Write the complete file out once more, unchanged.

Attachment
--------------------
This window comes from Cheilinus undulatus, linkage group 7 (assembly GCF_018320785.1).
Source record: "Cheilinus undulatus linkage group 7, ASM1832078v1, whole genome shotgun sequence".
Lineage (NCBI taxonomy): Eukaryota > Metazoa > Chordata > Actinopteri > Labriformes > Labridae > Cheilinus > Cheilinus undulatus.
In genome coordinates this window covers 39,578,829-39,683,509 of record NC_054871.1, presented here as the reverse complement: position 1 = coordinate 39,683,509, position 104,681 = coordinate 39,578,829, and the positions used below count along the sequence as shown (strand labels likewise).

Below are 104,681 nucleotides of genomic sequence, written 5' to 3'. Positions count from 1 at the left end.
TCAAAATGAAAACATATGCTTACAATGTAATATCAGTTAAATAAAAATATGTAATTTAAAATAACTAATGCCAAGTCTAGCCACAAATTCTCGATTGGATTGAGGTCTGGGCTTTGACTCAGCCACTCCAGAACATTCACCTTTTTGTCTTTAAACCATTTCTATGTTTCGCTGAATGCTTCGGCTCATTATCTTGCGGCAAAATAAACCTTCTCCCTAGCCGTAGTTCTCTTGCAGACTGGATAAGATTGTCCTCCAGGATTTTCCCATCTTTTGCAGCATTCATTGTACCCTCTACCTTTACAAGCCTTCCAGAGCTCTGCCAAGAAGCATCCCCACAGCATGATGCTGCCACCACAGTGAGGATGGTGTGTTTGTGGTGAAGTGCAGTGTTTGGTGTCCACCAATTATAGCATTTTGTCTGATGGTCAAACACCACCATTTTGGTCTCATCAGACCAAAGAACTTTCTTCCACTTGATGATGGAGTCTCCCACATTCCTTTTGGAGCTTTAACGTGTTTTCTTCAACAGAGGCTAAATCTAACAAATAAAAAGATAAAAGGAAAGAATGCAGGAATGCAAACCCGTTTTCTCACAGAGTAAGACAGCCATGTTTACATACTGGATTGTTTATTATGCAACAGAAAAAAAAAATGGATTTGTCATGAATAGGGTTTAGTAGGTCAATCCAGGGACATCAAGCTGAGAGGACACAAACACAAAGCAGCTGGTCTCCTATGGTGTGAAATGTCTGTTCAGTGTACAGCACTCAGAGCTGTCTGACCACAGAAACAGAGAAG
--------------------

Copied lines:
This window comes from Cheilinus undulatus, linkage group 7 (assembly GCF_018320785.1).
Source record: "Cheilinus undulatus linkage group 7, ASM1832078v1, whole genome shotgun sequence".
Lineage (NCBI taxonomy): Eukaryota > Metazoa > Chordata > Actinopteri > Labriformes > Labridae > Cheilinus > Cheilinus undulatus.
In genome coordinates this window covers 39,578,829-39,683,509 of record NC_054871.1, presented here as the reverse complement: position 1 = coordinate 39,683,509, position 104,681 = coordinate 39,578,829, and the positions used below count along the sequence as shown (strand labels likewise).

Below are 104,681 nucleotides of genomic sequence, written 5' to 3'. Positions count from 1 at the left end.
TCAAAATGAAAACATATGCTTACAATGTAATATCAGTTAAATAAAAATATGTAATTTAAAATAACTAATGCCAAGTCTAGCCACAAATTCTCGATTGGATTGAGGTCTGGGCTTTGACTCAGCCACTCCAGAACATTCACCTTTTTGTCTTTAAACCATTTCTATGTTTCGCTGAATGCTTCGGCTCATTATCTTGCGGCAAAATAAACCTTCTCCCTAGCCGTAGTTCTCTTGCAGACTGGATAAGATTGTCCTCCAGGATTTTCCCATCTTTTGCAGCATTCATTGTACCCTCTACCTTTACAAGCCTTCCAGAGCTCTGCCAAGAAGCATCCCCACAGCATGATGCTGCCACCACAGTGAGGATGGTGTGTTTGTGGTGAAGTGCAGTGTTTGGTGTCCACCAATTATAGCATTTTGTCTGATGGTCAAACACCACCATTTTGGTCTCATCAGACCAAAGAACTTTCTTCCACTTGATGATGGAGTCTCCCACATTCCTTTTGGAGCTTTAACGTGTTTTCTTCAACAGAGGCTAAATCTAACAAATAAAAAGATAAAAGGAAAGAATGCAGGAATGCAAACCCGTTTTCTCACAGAGTAAGACAGCCATGTTTACATACTGGATTGTTTATTATGCAACAGAAAAAAAAAATGGATTTGTCATGAATAGGGTTTAGTAGGTCAATCCAGGGACATCAAGCTGAGAGGACACAAACACAAAGCAGCTGGTCTCCTATGGTGTGAAATGTCTGTTCAGTGTACAGCACTCAGAGCTGTCTGACCACAGAAACAGAGAAG